Major Backlash at Right-Wing Ohio Governor Has Him Scrambling for 'Compromise' With Progressives
Continued from previous page
“I don't think there's a base of support” for SB5, he said. “When we were doing hearings, there were rumors that the Tea Party was going to come out en masse to support this bill, but you'd get seven people in funny hats.”
Outside money is expected to pour into Ohio ahead of the vote, as it did in Wisconsin, but its impact isn't being felt quite yet. There are several reasons why a referendum might work out very differently than the recall elections. The referendum will overturn SB5, but Kasich and his cronies will still be in power—Ohio doesn't allow for similar recalls, and Foley noted that there are few important positions up for a vote in November 2011.
But the referendum is statewide, and support for repeal is too—the petition contained verified signatures from all 88 counties. Rather than trying to beat Republicans in red districts (all of the state senators in Wisconsin who were eligible for recall in 2011 had been elected before the Republican sweep of 2010, meaning that most of them were able to hold their seats in 2008 when Obama and Democrats had a wave of success), the ballot measure may be a better test of where public opinion in Ohio is in 2011. Also, the out-of-state cash in Wisconsin came from disparate groups that have little involvement in the organized labor fight, but wanted to keep their conservative buddies in power for other reasons. Right-wing “school choice” organizations and anti-abortion groups are unlikely to dump cash into the SB5 fight, and Foley noted that business support for the measure, though stated, is unenthusiastic at best.
A group calling itself Building a Better Ohio has created a 501(c)4 organization that doesn't have to disclose where it gets its money as it buys ads and influence in favor of SB5. Its spokesman claims he'll voluntarily disclose the information before the deadline for pre-election filings, but there's no law requiring him to do so.
One Kasich supporter who is well-known is Rupert Murdoch; before he took office, Kasich had a weekend show on Fox News, "From the Heartland," and he's been a frequent guest on the network as a candidate and as governor. Additionally, Murdoch personally donated $10,000 to Kasich's campaign, and Murdoch's News Corp donated $1 million to the Republican Governors Association for ads supporting his election. Since Murdoch's recent descent into scandal, Ohio Democrats have called on Kasich to donate Murdoch's money to charity.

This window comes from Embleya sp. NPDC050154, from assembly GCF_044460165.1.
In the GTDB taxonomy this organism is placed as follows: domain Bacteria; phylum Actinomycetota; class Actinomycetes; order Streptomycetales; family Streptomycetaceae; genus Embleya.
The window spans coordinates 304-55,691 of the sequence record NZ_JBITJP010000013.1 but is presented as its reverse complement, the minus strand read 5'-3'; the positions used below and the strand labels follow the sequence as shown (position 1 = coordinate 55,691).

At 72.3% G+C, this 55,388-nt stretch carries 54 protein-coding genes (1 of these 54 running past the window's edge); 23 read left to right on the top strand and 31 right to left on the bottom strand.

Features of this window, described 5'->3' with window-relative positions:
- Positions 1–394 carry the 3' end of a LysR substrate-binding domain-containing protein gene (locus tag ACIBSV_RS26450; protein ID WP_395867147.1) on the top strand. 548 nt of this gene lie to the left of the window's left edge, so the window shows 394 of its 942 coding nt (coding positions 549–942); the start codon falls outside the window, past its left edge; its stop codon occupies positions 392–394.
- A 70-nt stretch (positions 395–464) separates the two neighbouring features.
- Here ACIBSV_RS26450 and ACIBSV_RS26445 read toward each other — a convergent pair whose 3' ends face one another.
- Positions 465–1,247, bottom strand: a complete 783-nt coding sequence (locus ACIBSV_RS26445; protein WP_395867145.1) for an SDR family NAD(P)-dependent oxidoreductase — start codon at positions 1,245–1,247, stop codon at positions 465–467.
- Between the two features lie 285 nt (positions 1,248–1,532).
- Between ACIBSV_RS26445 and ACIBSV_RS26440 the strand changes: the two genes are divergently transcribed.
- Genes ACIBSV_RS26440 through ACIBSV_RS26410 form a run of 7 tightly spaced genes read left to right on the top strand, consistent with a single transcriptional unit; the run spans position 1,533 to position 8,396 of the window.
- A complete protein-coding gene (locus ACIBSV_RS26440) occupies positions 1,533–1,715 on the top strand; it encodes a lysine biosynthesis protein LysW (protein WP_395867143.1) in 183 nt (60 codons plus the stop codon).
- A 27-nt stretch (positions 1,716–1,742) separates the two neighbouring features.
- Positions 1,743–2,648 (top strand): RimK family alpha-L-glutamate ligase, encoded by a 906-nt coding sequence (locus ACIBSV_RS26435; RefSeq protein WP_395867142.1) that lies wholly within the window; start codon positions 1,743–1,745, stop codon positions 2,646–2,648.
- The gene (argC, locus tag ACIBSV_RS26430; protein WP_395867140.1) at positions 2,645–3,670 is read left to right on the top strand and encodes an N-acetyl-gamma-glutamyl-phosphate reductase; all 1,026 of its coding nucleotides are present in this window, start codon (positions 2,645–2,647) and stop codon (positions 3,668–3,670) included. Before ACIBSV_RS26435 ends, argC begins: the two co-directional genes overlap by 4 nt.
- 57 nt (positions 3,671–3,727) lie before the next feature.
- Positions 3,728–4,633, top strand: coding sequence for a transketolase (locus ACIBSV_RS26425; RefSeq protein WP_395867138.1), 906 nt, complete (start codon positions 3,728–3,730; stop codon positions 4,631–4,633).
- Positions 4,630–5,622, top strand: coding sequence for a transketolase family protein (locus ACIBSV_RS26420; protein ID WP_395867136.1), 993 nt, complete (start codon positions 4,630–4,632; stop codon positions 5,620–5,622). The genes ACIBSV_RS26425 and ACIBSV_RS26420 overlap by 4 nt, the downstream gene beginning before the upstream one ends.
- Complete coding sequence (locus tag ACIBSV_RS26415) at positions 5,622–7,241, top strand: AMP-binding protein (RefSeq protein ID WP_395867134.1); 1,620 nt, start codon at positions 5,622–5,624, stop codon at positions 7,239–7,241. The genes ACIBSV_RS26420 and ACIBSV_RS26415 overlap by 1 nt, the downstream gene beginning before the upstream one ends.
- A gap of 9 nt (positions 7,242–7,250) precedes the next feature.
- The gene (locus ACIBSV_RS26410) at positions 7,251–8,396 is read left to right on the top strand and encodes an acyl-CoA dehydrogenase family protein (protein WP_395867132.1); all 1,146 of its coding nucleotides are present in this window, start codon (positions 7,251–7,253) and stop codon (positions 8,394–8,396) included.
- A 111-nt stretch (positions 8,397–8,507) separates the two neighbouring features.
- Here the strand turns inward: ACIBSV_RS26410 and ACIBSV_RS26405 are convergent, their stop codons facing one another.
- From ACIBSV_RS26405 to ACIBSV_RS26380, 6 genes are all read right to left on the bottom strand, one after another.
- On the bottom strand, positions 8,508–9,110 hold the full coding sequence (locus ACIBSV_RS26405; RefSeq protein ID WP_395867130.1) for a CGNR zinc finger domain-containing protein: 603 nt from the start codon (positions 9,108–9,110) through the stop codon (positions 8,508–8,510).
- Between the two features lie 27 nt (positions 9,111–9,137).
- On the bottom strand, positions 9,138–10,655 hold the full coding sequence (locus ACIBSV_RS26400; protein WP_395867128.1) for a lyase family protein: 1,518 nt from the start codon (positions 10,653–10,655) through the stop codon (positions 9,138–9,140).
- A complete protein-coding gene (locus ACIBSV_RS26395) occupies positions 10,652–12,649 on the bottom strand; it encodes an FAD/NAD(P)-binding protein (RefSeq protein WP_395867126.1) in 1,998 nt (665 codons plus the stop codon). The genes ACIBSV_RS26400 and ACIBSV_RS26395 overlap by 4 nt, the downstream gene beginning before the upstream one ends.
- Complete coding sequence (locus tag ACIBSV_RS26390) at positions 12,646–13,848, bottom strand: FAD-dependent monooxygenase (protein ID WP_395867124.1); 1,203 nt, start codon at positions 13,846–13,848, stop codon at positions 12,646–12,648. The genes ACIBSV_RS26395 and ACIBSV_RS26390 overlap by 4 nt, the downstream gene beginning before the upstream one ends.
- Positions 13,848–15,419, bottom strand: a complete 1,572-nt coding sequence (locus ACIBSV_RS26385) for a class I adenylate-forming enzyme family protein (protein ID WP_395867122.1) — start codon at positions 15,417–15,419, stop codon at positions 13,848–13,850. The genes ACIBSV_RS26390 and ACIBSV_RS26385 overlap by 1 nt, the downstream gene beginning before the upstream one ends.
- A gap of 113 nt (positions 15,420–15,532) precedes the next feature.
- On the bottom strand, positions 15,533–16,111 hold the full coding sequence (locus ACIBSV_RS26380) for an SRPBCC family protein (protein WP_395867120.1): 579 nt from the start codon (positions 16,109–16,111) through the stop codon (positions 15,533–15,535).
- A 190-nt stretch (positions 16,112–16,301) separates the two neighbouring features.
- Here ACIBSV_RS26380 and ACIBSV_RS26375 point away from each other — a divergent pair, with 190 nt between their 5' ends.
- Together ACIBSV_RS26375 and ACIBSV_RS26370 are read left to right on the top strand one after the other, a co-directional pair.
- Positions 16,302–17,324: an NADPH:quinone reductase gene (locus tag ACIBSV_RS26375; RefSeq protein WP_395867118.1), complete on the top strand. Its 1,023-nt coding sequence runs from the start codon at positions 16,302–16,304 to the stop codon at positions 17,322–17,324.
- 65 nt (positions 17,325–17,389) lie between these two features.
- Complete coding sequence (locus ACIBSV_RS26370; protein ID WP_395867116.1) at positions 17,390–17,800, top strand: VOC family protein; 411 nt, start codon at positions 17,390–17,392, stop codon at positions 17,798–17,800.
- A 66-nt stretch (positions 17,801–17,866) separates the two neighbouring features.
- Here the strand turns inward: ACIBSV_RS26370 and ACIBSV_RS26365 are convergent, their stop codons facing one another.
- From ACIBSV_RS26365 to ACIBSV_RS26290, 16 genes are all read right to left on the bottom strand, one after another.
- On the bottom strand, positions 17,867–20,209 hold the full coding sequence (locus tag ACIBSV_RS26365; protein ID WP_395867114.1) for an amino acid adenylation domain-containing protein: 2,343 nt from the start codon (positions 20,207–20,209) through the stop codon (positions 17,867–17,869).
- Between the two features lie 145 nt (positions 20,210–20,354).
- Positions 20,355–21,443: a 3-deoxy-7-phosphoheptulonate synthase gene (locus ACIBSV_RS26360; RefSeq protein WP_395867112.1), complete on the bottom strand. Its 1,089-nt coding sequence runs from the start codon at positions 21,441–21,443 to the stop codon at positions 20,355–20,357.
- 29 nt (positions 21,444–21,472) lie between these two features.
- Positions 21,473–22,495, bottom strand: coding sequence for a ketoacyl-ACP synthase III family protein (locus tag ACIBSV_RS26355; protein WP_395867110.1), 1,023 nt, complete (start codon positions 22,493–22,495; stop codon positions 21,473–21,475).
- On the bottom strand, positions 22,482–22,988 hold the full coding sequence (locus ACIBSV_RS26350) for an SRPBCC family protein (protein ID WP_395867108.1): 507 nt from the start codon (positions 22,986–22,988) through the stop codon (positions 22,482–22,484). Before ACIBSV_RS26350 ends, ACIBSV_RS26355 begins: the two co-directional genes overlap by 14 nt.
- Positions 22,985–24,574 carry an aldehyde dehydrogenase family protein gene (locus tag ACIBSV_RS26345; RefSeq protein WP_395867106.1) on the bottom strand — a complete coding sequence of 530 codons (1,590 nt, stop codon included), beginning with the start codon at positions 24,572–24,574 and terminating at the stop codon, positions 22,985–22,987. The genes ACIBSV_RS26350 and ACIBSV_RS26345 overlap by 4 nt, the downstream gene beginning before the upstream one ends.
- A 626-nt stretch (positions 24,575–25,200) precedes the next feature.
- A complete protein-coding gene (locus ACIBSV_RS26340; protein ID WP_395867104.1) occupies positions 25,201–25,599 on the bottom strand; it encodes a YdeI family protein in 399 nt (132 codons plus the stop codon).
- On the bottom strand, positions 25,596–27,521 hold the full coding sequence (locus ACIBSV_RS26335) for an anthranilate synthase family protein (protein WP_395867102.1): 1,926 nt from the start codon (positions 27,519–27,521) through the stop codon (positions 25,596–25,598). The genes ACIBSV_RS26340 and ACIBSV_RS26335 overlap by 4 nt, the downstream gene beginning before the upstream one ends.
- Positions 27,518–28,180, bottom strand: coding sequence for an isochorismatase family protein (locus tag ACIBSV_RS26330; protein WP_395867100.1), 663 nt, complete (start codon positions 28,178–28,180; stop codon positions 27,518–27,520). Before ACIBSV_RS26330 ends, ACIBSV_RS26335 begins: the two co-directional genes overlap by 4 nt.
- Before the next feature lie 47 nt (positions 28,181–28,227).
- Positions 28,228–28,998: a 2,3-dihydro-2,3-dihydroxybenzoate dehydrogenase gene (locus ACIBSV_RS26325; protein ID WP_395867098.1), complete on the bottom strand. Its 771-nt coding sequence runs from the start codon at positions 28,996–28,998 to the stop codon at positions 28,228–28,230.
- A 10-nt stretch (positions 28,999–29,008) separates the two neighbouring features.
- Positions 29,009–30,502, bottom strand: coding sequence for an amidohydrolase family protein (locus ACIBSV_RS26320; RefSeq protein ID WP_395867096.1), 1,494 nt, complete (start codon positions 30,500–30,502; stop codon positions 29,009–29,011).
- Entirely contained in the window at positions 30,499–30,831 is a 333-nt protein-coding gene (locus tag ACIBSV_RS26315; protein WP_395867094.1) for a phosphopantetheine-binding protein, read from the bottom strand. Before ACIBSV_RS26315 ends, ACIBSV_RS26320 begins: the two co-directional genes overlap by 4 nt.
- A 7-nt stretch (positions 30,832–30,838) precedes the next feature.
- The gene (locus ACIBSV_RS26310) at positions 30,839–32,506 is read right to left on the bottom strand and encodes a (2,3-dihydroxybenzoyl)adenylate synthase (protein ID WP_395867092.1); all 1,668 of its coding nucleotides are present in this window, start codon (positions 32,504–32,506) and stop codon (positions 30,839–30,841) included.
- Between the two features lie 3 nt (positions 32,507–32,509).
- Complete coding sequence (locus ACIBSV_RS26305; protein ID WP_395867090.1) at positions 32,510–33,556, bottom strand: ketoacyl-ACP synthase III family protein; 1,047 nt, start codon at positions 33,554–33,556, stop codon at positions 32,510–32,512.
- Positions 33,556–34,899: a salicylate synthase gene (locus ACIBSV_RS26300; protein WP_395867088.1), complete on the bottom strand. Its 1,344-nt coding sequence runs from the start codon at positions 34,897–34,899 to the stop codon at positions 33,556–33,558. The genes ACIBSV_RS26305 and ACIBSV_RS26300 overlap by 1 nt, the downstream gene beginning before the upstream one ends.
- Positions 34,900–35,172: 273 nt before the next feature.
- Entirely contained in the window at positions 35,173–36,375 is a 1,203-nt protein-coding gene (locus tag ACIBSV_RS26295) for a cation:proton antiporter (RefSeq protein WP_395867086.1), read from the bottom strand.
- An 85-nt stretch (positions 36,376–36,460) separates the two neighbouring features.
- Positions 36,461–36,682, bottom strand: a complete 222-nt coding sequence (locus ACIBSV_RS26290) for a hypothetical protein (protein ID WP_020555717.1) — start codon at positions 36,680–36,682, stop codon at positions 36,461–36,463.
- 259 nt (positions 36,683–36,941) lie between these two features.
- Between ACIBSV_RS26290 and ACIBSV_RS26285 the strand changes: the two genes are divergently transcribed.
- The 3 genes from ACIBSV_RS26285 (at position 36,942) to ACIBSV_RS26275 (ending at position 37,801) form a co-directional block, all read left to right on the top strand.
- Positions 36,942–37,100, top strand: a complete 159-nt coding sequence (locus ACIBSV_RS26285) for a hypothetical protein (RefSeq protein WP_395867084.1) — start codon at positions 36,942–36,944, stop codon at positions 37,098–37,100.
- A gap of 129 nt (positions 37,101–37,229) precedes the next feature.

We Are Ohio raised $7 million for the fight, lots from national labor unions—AFL-CIO, Service Employees International Union, Communication Workers of America and the American Federation of State, County and Municipal Employees all chipped in plenty. But the group says 80 percent of its money comes from small donors—like $10 from the Fremont Sisters of Mercy.
Rumors are flying that Kasich is being asked for money back by some of his big donors. We weren't able to confirm this, but he is being out-fundraised by the attorney general from his own party, who's already got $1.1 million in the bank for a reelection that is a few years away. (Kasich has $230,000.)
Kasich's poll numbers are abysmal—Public Policy Polling has him with only 36 percent approval, worse than any other governor in the country besides Rick Scott in Florida. Foley noted that part of the dive in popularity for these Republican governors is their style. “I think Kasich is a guy who blusters and tries to bully his way through stuff,” he pointed out. “He got punched in the nose by labor and I think he's retracting.”